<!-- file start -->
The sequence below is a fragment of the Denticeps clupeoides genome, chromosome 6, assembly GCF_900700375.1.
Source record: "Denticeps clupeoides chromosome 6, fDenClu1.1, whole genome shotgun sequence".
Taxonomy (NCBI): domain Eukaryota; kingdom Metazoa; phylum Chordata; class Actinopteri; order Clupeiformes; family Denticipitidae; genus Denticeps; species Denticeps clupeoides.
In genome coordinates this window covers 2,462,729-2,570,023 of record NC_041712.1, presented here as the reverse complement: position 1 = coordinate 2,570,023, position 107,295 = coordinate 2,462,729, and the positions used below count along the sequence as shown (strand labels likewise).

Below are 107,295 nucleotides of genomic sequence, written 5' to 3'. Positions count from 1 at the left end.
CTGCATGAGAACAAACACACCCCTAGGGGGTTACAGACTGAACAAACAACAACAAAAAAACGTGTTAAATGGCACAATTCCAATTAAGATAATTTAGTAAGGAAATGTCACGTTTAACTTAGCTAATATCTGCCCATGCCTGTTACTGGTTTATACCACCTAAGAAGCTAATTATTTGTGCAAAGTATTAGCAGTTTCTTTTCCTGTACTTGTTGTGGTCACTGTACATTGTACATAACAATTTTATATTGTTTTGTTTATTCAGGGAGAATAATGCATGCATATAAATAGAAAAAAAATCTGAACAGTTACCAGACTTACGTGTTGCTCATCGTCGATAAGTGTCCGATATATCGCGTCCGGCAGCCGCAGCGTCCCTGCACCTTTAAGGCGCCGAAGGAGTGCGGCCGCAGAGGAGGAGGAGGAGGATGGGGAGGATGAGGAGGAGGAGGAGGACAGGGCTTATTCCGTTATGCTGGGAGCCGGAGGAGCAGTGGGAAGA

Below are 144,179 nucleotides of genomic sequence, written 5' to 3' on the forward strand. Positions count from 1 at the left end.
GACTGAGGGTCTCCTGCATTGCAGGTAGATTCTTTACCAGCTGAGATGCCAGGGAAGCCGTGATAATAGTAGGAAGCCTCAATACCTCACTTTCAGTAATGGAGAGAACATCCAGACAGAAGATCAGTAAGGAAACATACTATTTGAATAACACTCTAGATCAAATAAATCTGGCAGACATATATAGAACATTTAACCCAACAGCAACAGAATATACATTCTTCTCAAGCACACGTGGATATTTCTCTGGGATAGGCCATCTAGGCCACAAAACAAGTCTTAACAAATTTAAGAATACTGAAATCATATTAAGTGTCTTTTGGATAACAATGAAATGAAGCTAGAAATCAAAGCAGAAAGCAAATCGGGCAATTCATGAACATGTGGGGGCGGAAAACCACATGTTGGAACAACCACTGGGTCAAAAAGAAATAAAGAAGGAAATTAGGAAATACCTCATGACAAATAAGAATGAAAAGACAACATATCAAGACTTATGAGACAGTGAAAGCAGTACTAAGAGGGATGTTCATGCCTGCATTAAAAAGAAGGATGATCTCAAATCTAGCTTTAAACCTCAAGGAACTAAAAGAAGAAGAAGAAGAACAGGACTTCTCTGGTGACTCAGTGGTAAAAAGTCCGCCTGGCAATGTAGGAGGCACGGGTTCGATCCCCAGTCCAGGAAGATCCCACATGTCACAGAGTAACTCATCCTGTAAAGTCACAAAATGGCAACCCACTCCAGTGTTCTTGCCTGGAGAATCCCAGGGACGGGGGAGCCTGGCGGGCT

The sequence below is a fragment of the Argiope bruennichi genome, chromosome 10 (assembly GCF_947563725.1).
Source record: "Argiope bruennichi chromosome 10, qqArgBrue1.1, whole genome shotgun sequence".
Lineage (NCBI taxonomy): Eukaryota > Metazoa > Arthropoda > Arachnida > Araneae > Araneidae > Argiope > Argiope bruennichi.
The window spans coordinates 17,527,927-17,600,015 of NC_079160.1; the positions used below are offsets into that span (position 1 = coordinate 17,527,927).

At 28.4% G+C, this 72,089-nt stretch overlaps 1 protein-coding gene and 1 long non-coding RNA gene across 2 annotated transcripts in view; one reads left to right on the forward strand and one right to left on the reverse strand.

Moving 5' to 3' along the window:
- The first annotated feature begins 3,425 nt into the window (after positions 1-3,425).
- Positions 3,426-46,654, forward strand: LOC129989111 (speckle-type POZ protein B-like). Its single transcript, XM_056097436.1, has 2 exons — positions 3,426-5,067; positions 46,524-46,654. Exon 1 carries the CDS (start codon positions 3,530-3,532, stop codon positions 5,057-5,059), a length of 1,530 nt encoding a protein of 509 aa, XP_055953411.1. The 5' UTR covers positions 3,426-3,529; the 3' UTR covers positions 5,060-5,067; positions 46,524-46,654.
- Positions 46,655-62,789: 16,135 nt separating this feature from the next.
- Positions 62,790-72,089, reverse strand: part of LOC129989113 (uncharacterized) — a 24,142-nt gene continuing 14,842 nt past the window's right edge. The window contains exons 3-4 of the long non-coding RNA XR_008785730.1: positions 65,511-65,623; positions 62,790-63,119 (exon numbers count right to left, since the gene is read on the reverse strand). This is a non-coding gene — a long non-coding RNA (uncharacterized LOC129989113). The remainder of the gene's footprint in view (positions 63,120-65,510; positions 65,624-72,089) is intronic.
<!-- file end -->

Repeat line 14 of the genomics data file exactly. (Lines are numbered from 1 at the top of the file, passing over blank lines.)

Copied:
Moving 5' to 3' along the window: